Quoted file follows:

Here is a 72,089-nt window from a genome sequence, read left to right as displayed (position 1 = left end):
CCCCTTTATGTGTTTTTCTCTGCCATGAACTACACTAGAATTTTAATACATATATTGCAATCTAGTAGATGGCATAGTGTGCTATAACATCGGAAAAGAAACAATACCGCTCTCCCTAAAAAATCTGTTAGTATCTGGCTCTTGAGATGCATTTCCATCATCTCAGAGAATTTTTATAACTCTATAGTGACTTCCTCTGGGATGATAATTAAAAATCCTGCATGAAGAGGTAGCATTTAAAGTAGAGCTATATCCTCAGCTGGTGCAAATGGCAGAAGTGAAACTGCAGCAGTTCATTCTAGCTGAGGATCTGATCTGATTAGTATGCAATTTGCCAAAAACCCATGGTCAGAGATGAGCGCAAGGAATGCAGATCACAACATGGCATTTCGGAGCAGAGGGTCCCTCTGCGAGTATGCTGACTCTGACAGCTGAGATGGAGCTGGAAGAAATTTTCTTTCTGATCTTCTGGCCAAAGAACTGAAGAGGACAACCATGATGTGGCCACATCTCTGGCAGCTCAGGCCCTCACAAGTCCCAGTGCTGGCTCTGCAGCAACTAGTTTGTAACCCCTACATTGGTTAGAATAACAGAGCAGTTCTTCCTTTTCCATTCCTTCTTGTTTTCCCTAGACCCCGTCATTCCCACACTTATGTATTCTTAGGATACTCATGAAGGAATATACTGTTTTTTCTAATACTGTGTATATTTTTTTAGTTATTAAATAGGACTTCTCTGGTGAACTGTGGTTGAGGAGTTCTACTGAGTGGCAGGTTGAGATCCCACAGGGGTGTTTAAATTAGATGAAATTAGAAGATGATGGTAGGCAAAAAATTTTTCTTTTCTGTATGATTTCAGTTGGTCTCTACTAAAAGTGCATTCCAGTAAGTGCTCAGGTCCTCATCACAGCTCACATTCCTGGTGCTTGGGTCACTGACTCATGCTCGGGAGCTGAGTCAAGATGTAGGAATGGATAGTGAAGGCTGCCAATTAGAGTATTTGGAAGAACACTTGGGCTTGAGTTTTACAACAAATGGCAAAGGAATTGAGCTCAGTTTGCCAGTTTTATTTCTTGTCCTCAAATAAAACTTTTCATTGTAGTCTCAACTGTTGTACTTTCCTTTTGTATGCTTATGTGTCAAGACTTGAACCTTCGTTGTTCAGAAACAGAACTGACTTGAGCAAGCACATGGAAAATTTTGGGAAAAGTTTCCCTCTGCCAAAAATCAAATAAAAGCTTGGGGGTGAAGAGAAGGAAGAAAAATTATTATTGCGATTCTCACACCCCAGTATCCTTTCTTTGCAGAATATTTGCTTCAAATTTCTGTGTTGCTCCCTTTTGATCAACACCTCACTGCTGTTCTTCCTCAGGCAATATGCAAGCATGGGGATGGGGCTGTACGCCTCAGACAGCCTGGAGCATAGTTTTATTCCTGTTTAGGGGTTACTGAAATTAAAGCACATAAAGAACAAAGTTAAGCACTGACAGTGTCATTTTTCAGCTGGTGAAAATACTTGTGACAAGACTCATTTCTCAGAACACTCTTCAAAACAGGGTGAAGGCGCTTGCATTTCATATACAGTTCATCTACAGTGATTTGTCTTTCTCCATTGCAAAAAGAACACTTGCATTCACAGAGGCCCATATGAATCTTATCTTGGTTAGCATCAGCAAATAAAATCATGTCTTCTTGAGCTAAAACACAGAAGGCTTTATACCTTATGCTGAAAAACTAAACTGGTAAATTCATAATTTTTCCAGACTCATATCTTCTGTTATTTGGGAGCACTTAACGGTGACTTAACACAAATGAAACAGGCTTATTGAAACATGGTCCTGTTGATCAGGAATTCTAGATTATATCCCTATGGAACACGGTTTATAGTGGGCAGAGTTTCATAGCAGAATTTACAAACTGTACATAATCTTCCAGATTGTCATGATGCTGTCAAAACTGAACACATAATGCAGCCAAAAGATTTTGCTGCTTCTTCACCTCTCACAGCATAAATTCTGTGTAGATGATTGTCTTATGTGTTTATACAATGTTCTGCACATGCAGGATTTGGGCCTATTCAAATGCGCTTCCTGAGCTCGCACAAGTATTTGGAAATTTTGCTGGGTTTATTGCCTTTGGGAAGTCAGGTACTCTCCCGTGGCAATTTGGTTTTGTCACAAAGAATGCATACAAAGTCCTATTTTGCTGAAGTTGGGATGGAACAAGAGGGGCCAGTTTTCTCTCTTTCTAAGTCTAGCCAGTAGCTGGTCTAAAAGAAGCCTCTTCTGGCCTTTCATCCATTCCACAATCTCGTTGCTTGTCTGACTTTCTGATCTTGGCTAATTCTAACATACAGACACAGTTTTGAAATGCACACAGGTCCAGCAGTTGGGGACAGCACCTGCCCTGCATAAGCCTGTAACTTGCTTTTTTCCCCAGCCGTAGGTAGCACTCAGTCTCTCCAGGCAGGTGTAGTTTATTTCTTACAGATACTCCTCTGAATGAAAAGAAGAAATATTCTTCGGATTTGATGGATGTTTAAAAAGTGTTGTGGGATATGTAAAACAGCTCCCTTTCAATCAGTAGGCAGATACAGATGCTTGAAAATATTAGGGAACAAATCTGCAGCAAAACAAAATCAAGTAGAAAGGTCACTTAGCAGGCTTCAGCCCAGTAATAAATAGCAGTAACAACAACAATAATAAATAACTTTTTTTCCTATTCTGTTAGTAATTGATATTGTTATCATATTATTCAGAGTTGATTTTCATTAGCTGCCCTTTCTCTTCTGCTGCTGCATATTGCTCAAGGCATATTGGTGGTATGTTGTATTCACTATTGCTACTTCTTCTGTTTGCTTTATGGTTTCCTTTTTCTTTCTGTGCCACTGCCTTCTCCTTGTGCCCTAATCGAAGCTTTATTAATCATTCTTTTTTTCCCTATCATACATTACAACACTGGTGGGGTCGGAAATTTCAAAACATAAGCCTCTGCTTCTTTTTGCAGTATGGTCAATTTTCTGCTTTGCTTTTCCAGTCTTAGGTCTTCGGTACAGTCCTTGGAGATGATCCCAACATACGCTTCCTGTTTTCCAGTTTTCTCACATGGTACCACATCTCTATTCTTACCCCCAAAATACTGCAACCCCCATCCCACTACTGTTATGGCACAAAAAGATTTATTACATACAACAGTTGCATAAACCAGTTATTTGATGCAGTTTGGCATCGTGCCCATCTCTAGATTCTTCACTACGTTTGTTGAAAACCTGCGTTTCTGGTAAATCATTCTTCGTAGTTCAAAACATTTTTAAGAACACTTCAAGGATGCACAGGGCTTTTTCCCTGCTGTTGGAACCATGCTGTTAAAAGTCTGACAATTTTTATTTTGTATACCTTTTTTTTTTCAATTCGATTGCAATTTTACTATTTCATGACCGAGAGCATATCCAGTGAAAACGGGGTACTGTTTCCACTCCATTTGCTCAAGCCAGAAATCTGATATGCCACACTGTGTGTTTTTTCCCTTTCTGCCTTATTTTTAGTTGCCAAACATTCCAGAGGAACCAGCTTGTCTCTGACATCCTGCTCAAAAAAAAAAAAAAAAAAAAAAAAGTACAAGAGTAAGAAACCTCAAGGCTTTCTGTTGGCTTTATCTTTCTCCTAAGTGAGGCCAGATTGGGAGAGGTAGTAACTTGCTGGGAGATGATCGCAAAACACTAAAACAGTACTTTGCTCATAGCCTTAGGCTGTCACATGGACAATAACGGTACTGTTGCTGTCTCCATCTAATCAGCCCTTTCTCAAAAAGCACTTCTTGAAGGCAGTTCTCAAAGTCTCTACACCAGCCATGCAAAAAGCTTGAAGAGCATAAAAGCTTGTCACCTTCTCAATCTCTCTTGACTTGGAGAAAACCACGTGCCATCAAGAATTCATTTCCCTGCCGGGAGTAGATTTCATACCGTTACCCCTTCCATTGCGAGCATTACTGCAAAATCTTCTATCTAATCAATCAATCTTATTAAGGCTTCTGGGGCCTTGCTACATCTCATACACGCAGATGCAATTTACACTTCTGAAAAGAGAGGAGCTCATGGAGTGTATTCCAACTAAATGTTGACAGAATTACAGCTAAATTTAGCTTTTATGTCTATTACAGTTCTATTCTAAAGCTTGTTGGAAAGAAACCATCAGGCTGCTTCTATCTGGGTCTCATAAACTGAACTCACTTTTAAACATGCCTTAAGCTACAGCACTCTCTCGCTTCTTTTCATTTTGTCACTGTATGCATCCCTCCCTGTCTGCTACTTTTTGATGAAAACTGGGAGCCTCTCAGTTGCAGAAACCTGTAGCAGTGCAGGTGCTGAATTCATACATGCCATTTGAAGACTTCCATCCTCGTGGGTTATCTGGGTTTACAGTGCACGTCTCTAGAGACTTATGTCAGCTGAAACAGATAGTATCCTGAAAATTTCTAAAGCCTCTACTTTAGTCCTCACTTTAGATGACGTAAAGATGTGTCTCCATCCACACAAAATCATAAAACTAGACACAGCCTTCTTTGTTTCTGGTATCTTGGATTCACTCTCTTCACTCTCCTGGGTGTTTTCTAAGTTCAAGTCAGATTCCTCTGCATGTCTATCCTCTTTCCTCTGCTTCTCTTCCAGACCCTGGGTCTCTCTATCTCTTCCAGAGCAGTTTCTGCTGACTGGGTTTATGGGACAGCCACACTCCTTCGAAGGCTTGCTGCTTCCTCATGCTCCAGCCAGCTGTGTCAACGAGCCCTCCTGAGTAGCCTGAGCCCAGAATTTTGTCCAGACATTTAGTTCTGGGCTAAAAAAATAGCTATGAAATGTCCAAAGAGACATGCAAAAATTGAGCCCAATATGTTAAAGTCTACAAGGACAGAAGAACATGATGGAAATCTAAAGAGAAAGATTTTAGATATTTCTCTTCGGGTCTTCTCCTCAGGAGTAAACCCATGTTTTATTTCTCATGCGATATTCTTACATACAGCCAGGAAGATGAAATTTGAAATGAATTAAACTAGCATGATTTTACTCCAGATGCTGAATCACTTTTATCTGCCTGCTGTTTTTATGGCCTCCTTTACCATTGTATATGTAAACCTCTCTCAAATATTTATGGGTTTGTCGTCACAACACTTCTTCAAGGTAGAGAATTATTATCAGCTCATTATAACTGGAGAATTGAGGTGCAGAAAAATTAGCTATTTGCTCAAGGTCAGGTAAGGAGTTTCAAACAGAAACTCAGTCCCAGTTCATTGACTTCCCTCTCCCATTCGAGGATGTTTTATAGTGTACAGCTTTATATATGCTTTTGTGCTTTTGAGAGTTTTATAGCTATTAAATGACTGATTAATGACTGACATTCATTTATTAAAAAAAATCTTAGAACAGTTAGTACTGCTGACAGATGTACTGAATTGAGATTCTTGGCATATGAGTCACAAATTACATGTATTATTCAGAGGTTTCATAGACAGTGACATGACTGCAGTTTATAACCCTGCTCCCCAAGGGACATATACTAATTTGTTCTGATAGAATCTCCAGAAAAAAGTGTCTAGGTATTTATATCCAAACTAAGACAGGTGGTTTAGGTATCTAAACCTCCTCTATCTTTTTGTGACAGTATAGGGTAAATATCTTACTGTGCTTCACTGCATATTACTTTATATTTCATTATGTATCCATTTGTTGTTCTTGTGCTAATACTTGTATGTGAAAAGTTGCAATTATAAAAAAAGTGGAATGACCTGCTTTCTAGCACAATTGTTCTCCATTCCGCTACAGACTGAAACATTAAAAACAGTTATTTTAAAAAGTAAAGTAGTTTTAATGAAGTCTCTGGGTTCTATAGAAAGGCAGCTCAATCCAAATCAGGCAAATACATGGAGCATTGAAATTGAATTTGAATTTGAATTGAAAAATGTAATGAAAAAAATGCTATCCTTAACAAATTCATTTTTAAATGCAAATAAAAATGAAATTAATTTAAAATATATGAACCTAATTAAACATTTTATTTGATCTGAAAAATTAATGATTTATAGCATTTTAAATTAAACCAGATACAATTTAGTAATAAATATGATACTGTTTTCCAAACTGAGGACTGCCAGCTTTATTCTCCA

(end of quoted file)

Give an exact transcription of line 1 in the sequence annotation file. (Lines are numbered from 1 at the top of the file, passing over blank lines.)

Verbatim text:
Here is a 72,089-nt window from a genome sequence, read left to right as displayed (position 1 = left end):